Dr. Richard Curwin is the director of the Master's program in Behavior Disorder at David Yellin College in Jerusalem and the author of 20 books related to motivation and behavior, including Discipline with Dignity.
I have the greatest respect for coaches; not every coach of course, but those who care more about their players than about winning. I include those who coach drama, choir, band and all those who spend so much of their time and energy on helping children far beyond the confines of the classroom. Good coaches make great teachers.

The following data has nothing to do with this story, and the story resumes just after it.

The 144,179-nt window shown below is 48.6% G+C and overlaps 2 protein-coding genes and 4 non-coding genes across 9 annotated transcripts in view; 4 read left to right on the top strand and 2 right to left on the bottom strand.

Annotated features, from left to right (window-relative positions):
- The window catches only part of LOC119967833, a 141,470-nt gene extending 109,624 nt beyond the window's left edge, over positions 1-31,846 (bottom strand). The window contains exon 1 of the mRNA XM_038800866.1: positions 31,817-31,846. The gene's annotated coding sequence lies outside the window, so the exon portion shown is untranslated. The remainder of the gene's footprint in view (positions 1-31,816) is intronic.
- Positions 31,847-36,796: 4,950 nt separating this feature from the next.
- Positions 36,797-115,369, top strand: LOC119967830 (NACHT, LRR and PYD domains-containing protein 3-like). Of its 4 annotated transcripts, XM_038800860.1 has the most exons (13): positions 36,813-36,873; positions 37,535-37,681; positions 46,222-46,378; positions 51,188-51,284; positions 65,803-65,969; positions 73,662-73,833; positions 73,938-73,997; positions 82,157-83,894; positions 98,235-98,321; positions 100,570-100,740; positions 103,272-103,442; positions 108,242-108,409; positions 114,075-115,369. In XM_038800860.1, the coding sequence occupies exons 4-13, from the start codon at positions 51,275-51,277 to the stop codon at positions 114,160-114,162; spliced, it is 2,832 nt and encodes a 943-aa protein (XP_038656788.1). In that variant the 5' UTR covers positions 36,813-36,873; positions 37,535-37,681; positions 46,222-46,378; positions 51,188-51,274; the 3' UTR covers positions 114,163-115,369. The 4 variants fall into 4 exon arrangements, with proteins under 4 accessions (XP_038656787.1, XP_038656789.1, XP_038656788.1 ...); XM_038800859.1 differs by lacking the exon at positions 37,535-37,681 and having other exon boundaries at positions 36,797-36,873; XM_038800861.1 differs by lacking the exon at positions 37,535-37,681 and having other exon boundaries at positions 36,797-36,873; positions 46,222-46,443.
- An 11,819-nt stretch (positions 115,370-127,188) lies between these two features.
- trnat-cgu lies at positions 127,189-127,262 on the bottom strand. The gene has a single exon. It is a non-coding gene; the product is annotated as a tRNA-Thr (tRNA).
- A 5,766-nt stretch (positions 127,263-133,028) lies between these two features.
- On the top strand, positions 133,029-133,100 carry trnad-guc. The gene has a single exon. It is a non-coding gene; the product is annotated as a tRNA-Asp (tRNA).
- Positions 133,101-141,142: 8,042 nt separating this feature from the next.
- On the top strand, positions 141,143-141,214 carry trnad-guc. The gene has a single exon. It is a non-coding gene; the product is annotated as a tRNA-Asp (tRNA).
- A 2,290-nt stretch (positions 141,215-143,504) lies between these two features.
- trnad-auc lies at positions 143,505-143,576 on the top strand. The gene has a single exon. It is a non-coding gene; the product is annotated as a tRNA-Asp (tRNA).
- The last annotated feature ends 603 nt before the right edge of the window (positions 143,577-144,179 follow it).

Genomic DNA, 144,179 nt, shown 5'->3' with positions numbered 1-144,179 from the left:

Coaches understand that telling a player (or singer, actor, etc.) what to do is not enough. No drama director or soccer coach asks students to sit in the room and explain what to do. They go to the playing environment, demonstrate correct technique and then put the students through multiple repetitions; practice, practice, practice. Repetition ensures that correct technique will become close to automatic when the game is on the line, emotions run high and calm under pressure is required. Coaches are fully aware that knowing what to do is not the same as knowing how to do it